Consider these two integrals

$$\int_{0}^{1}{1-x^{2n+1}\over (1-x^2)^{3/2}}\mathrm dx=I\tag1$$

$$\int_{0}^{1}{1-x^{2n}\over (1-x^2)^{3/2}}\mathrm dx={n\pi\over I}\tag2$$

An attempt: $(1)$

$x=\sin{u}$ then $dx=\cos{u}du$

$(1)$ becomes

$$\int_{0}^{\pi/2}(1-\sin^{2n+1}{u})\cdot{\mathrm du\over \cos^2{u}}\tag3$$

Applying integration by parts to $(3)$ seem long because of evaluating $\sin^{2n+1}{u}$

How else can we evaluate $(1)$ and $(2)$ using another way?


Both $(1)$ and $(2)$ can be computed in terms of the $\Gamma$ function by exploiting integration by parts, the substitution $x=\sqrt{z}$ and Euler's Beta function. For instance $$ \int_{0}^{1}\frac{1-x^{2n+1}}{(1-x^2)^{3/2}}\,dx = \frac{\sqrt{\pi}\,\,\Gamma(n+1)}{\Gamma\left(n+\frac{1}{2}\right)}\tag{1}$$ $$ \int_{0}^{1}\frac{1-x^{2n}}{(1-x^2)^{3/2}}\,dx = \frac{\sqrt{\pi}\,\,\Gamma\left(n+\frac{1}{2}\right)}{\Gamma\left(n\right)}\tag{2}$$ and the claim $(1)\cdot(2)=\pi\,n$ trivially follows.

  • $\begingroup$ Hey Jack ,maybe it can be proved without evaluating each one explicitly? $\endgroup$ – Zaid Alyafeai Feb 25 '17 at 22:06
  • $\begingroup$ @ZaidAlyafeai: probably yes, the problem is essentially asking us to simplify $\int_{0}^{\pi/2}\sin(\theta)^{2n}\,d\theta \int_{0}^{\pi/2}\sin(\varphi)^{2n+1}\,d\varphi$ that can be reduced to a simple integral over the unit ball in $\mathbb{R}^3$, by Fubini's theorem. $\endgroup$ – Jack D'Aurizio Feb 25 '17 at 22:13
  • 1
    $\begingroup$ $$ \begin{align} \color{red}{I}&=\int_0^1\frac{1-x^{2n+1}}{(1-x^2)^{3/2}}\,dx \\ &\qquad u=1-x^{2n+1}\Rightarrow du=-(2n+1)x^{2n}\quad\&\quad dv=\frac{dx}{(1-x^2)^{3/2}}\Rightarrow v=\frac{x}{\sqrt{1-x^2}} \\ &=(2n+1)\int_0^1x^{2n+1}{(1-x^2)^{-1/2}}\,dx=(n+1/2)\,B(n+1,1/2)=\color{red}{\frac{\sqrt{\pi}\,\Gamma(n+1)}{\Gamma(n+1/2)}} \end{align} $$ Unfortunately I am not as fast as U R, (+1). $\endgroup$ – Hazem Orabi Feb 25 '17 at 23:10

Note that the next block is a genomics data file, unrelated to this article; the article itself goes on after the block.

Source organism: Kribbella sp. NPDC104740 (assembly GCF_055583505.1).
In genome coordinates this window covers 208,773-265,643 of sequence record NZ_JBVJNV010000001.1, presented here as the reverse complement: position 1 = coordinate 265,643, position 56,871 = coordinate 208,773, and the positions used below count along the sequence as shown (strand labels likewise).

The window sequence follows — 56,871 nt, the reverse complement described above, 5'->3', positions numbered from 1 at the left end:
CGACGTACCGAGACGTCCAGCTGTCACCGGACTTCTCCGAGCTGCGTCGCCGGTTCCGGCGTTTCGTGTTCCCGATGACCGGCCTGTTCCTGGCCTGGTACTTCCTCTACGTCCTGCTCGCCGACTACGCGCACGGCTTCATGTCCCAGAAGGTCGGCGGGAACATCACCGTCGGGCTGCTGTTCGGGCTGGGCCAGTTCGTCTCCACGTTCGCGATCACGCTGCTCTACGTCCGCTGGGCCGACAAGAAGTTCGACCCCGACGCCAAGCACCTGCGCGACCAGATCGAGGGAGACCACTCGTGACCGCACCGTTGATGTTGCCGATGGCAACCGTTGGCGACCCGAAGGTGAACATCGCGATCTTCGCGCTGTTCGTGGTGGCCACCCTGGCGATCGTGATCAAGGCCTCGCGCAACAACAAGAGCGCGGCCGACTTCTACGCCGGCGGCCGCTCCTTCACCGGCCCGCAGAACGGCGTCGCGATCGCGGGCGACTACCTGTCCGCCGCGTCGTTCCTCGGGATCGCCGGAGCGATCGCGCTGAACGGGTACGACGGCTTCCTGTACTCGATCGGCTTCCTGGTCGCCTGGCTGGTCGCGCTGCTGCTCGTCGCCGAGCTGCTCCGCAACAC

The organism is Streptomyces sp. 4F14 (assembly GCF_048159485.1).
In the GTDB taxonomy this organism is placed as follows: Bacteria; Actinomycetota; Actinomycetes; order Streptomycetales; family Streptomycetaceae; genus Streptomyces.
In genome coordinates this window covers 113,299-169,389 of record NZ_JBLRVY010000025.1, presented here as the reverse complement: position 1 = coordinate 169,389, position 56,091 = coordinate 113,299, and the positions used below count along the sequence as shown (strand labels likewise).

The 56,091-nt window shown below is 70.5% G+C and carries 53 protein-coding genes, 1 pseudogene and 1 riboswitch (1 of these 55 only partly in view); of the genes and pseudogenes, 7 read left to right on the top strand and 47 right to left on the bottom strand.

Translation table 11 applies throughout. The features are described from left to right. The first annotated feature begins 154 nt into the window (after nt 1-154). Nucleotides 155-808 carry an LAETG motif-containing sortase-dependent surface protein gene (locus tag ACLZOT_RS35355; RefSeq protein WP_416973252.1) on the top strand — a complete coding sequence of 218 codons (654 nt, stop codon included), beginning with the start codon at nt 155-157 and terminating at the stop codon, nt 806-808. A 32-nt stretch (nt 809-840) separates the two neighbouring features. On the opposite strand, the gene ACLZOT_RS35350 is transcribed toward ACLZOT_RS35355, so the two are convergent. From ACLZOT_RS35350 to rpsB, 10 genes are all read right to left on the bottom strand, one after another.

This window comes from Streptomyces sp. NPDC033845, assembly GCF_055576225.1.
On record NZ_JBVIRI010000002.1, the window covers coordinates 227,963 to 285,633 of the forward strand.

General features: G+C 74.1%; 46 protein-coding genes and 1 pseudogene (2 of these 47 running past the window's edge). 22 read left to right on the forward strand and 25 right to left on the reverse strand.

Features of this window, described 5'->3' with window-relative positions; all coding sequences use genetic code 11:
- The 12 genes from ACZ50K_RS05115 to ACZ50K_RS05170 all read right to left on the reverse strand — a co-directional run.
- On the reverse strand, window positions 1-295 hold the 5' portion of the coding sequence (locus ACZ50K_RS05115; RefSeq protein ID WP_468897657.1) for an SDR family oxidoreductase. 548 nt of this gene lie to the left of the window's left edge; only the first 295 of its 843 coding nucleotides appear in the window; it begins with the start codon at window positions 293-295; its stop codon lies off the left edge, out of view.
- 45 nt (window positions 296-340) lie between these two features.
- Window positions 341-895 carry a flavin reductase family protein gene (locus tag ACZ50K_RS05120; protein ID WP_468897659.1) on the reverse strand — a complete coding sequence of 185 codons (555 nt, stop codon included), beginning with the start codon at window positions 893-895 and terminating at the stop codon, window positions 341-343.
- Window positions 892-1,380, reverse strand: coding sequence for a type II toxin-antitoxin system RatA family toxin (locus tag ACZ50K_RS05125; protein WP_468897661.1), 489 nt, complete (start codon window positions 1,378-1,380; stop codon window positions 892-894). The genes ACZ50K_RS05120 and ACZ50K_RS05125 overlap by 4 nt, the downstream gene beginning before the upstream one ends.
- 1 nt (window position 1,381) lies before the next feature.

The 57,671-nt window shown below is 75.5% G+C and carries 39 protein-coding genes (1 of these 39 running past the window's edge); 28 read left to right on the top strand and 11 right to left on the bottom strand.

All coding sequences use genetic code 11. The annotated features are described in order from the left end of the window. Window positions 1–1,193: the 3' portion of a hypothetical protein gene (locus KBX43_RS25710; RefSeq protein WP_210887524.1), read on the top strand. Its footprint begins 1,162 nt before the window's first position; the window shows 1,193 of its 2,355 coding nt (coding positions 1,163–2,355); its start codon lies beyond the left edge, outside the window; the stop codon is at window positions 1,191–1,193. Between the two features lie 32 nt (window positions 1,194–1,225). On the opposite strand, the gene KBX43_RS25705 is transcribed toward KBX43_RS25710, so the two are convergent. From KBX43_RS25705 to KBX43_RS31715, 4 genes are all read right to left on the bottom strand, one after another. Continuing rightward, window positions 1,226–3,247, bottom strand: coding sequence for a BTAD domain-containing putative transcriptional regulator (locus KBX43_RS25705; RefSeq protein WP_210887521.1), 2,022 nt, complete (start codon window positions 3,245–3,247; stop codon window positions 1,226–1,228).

Well after a long time I managed to come up with a formula for $I_{n}$

$I_{n} = \int_{0}^{\frac{\pi}{2}}\frac{1- \sin^{2n+1}u}{1-\sin^{2}u}du$

$I_{n} = -\int_{0}^{\frac{\pi}{2}}\frac{(\sin u-1)(\sin ^{2n}u + \sin ^{2n-1}u +... +\sin u + 1)}{(1-\sin u)(1+\sin u)}du$

$I_{n} = \int_{0}^{\frac{\pi}{2}}\frac{(\sin u + 1)(\sin^{2n-1}u + \sin^{2n-3}u +...\sin u + 1)}{\sin u +1}du$

$I_{n} = \int_{0}^{\frac{\pi}{2}} \sin^{2n-1}u + ... + \sin u du +\int_{0}^{\frac{\pi}{2}}\frac{1}{\sin u + 1} du$

We can calculate $\int_{0}^{\frac{\pi}{2}}\frac{1}{\sin u + 1} du = 1$

Then $I_{n} = \int_{0}^{\frac{\pi}{2}} \sin^{2n-1}u + ... + \sin u du +1$

Consider $J_{n} = \int_{0}^{\frac{\pi}{2}} \sin^{2n+1}u du$

We can use reduction formula to derive that $J_{n} = \frac{2^{2n+1}n!(n+1)!}{(2n+2)!}$

Then $I_{n} = \sum_{i =0}^{n-1} \frac{2^{2i+1}i!(i+1)!}{(2i+2)!} + 1$

Not sure how useful it is, but I'm pretty sure it's correct


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